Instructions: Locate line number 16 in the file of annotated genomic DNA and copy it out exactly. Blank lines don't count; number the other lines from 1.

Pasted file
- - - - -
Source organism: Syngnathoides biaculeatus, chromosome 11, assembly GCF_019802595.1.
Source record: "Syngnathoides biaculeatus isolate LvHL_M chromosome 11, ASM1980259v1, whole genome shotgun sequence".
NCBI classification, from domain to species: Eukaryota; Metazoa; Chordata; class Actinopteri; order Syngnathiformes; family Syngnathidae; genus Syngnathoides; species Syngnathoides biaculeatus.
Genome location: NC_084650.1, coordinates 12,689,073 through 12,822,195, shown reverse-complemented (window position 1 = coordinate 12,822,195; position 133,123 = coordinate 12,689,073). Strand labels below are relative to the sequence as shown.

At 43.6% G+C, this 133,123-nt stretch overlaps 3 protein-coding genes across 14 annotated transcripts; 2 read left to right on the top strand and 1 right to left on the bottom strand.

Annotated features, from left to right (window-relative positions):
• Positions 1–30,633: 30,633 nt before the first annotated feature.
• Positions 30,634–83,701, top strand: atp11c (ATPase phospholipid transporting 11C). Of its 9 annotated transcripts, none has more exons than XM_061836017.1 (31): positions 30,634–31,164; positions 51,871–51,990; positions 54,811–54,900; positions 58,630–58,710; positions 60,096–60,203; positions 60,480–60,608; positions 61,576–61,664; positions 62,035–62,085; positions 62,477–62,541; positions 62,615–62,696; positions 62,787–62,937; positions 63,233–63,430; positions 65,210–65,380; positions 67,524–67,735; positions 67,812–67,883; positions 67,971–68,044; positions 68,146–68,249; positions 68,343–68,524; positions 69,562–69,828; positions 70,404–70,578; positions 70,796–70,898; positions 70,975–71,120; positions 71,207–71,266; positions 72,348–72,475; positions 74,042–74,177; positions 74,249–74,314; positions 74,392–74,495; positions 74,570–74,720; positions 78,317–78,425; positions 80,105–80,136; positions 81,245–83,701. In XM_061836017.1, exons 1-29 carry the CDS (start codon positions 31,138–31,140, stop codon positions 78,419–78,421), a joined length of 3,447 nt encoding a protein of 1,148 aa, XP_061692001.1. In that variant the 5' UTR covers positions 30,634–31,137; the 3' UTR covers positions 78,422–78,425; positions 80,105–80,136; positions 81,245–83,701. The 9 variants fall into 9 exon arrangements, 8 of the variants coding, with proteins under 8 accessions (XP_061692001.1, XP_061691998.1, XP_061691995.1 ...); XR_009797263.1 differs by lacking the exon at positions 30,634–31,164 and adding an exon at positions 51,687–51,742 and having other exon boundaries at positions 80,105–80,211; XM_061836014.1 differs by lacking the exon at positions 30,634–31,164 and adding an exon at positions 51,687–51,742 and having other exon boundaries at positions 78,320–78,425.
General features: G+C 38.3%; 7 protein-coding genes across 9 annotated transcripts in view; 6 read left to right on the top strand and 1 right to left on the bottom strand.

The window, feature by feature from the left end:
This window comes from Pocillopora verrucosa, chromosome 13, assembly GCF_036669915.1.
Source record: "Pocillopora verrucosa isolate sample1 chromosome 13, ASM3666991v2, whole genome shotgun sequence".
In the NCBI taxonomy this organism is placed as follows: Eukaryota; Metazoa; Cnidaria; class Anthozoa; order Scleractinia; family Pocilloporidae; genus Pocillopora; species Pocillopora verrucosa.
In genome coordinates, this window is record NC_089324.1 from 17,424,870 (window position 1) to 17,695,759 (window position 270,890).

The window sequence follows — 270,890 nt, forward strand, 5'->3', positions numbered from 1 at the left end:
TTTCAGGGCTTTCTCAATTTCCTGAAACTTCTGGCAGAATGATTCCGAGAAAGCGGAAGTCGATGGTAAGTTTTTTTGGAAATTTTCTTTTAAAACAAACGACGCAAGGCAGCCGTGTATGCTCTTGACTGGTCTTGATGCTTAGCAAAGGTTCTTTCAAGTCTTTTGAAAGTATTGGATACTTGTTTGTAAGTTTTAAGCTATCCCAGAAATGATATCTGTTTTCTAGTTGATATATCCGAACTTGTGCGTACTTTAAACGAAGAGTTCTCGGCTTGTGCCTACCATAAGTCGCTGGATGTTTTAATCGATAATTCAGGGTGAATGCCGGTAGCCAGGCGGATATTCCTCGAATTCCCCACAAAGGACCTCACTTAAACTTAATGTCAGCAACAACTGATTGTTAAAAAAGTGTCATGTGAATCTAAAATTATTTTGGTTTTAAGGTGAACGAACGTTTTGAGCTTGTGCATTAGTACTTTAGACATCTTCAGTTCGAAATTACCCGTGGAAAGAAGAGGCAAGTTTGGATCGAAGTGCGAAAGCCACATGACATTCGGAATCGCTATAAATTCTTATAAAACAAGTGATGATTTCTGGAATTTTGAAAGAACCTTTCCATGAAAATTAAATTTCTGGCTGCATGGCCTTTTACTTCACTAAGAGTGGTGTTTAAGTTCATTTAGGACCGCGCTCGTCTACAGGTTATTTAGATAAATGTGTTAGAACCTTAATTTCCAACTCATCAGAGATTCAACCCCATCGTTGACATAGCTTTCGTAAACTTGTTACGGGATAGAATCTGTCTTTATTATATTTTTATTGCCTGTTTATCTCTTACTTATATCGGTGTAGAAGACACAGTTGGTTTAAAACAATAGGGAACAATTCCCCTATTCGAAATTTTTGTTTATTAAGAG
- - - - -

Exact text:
TTTCAGGGCTTTCTCAATTTCCTGAAACTTCTGGCAGAATGATTCCGAGAAAGCGGAAGTCGATGGTAAGTTTTTTTGGAAATTTTCTTTTAAAACAAACGACGCAAGGCAGCCGTGTATGCTCTTGACTGGTCTTGATGCTTAGCAAAGGTTCTTTCAAGTCTTTTGAAAGTATTGGATACTTGTTTGTAAGTTTTAAGCTATCCCAGAAATGATATCTGTTTTCTAGTTGATATATCCGAACTTGTGCGTACTTTAAACGAAGAGTTCTCGGCTTGTGCCTACCATAAGTCGCTGGATGTTTTAATCGATAATTCAGGGTGAATGCCGGTAGCCAGGCGGATATTCCTCGAATTCCCCACAAAGGACCTCACTTAAACTTAATGTCAGCAACAACTGATTGTTAAAAAAGTGTCATGTGAATCTAAAATTATTTTGGTTTTAAGGTGAACGAACGTTTTGAGCTTGTGCATTAGTACTTTAGACATCTTCAGTTCGAAATTACCCGTGGAAAGAAGAGGCAAGTTTGGATCGAAGTGCGAAAGCCACATGACATTCGGAATCGCTATAAATTCTTATAAAACAAGTGATGATTTCTGGAATTTTGAAAGAACCTTTCCATGAAAATTAAATTTCTGGCTGCATGGCCTTTTACTTCACTAAGAGTGGTGTTTAAGTTCATTTAGGACCGCGCTCGTCTACAGGTTATTTAGATAAATGTGTTAGAACCTTAATTTCCAACTCATCAGAGATTCAACCCCATCGTTGACATAGCTTTCGTAAACTTGTTACGGGATAGAATCTGTCTTTATTATATTTTTATTGCCTGTTTATCTCTTACTTATATCGGTGTAGAAGACACAGTTGGTTTAAAACAATAGGGAACAATTCCCCTATTCGAAATTTTTGTTTATTAAGAG